Wednesday, October 09, 2013

The Dancing Grasses

Pennypack meadows in the fall. © Beatriz Moisset. 2009
That autumn day, it was windy but sunny and pleasant in the meadows of Pennypack. The fields looked more alluring than ever, dressed on their ochres, tans and scarlets. The breeze played fantastic tricks on the assortment of tall grasses planted in recent years to restore the meadows to their former glory before farming and mowing had converted them into dull lawns.

Sunlight puts a sparkle on the grasses. © Beatriz Moisset. 2009
Each gust of wind made the grasses dance, sometimes a slow minuet, others a wild disco. We stood there mesmerized. No manicured meadow could produce the glorious spectacle that we observed that day.

It is fall again. When the rain ceases, we will visit the meadows and fill our hearts on their beauty and peace. Perhaps a swallow will slice the sky in its way to South America. Perhaps we'll hear the buzz of a late bumble bee before it retires to its winter sleeping place. The dancing grasses are calling us.

The wind sends the grasses dancing. © Beatriz Moisset. 2009

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Beginners Guide to Pollinators and Other Flower Visitor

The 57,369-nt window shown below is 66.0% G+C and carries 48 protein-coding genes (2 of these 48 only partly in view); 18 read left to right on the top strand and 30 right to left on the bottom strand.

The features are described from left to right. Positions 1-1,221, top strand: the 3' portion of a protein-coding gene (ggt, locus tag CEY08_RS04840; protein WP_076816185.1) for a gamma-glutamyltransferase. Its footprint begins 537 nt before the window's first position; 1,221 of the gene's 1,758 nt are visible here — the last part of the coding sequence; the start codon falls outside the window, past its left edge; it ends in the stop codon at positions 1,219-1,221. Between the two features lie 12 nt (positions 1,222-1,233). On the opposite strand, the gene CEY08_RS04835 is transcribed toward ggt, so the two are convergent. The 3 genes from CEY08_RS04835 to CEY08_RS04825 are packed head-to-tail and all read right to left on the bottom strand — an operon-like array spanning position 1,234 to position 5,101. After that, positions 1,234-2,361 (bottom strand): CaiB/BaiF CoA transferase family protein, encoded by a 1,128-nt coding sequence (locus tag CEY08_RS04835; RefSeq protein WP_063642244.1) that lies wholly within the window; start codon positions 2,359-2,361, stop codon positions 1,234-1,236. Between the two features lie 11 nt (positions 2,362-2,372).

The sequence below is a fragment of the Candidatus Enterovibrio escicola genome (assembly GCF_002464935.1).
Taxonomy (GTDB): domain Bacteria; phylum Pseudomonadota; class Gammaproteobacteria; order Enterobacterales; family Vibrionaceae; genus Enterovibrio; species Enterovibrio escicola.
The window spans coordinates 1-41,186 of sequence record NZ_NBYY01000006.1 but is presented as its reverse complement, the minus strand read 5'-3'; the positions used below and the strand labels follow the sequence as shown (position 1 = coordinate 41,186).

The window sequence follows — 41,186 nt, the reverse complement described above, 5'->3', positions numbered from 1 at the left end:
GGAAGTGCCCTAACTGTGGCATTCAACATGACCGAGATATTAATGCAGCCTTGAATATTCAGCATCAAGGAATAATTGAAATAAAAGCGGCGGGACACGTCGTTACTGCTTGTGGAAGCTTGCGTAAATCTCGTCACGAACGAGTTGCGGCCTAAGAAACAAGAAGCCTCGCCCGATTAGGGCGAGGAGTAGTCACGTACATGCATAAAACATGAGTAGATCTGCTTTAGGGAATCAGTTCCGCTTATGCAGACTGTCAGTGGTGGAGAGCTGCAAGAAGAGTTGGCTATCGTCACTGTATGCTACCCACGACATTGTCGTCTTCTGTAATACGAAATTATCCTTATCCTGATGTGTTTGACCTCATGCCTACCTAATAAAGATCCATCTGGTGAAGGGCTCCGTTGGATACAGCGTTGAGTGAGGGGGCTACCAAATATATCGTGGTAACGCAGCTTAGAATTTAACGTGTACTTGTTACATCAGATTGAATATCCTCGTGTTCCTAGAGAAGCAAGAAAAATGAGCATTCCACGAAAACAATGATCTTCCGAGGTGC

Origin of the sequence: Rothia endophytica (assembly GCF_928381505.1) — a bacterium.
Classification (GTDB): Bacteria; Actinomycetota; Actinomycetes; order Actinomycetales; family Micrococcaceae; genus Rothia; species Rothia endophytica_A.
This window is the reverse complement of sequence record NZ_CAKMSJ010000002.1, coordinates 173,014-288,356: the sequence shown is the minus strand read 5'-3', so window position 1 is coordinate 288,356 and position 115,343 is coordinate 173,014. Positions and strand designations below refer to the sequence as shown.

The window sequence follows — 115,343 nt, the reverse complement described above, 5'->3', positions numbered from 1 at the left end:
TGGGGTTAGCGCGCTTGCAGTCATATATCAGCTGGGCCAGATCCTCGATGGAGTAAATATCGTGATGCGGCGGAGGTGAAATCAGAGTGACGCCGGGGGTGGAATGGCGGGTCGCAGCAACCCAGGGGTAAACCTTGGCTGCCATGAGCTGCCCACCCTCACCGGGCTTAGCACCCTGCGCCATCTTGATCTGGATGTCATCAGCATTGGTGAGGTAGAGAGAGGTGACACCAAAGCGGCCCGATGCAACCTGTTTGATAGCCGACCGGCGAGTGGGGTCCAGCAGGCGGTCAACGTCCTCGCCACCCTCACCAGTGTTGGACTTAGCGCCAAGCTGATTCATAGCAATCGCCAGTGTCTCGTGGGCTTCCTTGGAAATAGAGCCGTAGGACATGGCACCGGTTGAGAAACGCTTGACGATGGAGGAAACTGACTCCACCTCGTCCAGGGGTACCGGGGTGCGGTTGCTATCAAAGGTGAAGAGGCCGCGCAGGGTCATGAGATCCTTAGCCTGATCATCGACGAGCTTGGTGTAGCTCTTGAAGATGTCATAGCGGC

© Beatriz Moisset. 2013

Tuesday, October 08, 2013

Goldenrods and their Dependent Fauna

Blue-winged wasp on goldenrod

Goldenrods are magnets for a wide variety of animal life. I am talking about the six-legged and eight-legged fauna, insects and spiders.

I enjoy leading walks in the fall to observe all the bounty of tiny wildlife buzzing, zipping along, and crawling and hiding in the goldenrod patch. I call this program "The goldenrod zoo". My favorites are the pollinators; but I also like to point out the various kinds of galls and their amazing makers and residents.

Goldenrods used to be regarded as weeds in North America; many people still see them that way. Recently I heard a gardener, an organic gardener at that, who wants to eliminate them from her property. This made me think about the beneficial qualities of goldenrods, both to wildlife in general and to gardens in particular. So I started a list.
Goldenrod round galls in winter. One of them has been opened by a chickadee